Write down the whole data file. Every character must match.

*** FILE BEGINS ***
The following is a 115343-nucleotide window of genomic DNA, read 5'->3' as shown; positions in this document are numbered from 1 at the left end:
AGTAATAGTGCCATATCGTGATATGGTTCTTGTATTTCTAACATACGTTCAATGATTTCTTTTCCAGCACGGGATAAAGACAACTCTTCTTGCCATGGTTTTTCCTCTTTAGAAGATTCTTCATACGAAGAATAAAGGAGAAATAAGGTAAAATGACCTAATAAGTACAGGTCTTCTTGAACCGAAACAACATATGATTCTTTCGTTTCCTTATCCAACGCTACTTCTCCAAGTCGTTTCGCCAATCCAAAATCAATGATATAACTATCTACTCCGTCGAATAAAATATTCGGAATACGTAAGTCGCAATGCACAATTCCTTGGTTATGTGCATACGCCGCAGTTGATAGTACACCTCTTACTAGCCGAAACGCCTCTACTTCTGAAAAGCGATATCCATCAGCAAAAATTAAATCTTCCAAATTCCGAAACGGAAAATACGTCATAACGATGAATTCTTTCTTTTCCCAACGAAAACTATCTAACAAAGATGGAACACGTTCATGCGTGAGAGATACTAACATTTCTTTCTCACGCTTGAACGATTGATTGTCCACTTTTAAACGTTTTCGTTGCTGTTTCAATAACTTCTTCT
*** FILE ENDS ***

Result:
The following is a 115343-nucleotide window of genomic DNA, read 5'->3' as shown; positions in this document are numbered from 1 at the left end:
AGTAATAGTGCCATATCGTGATATGGTTCTTGTATTTCTAACATACGTTCAATGATTTCTTTTCCAGCACGGGATAAAGACAACTCTTCTTGCCATGGTTTTTCCTCTTTAGAAGATTCTTCATACGAAGAATAAAGGAGAAATAAGGTAAAATGACCTAATAAGTACAGGTCTTCTTGAACCGAAACAACATATGATTCTTTCGTTTCCTTATCCAACGCTACTTCTCCAAGTCGTTTCGCCAATCCAAAATCAATGATATAACTATCTACTCCGTCGAATAAAATATTCGGAATACGTAAGTCGCAATGCACAATTCCTTGGTTATGTGCATACGCCGCAGTTGATAGTACACCTCTTACTAGCCGAAACGCCTCTACTTCTGAAAAGCGATATCCATCAGCAAAAATTAAATCTTCCAAATTCCGAAACGGAAAATACGTCATAACGATGAATTCTTTCTTTTCCCAACGAAAACTATCTAACAAAGATGGAACACGTTCATGCGTGAGAGATACTAACATTTCTTTCTCACGCTTGAACGATTGATTGTCCACTTTTAAACGTTTTCGTTGCTGTTTCAATAACTTCTTCT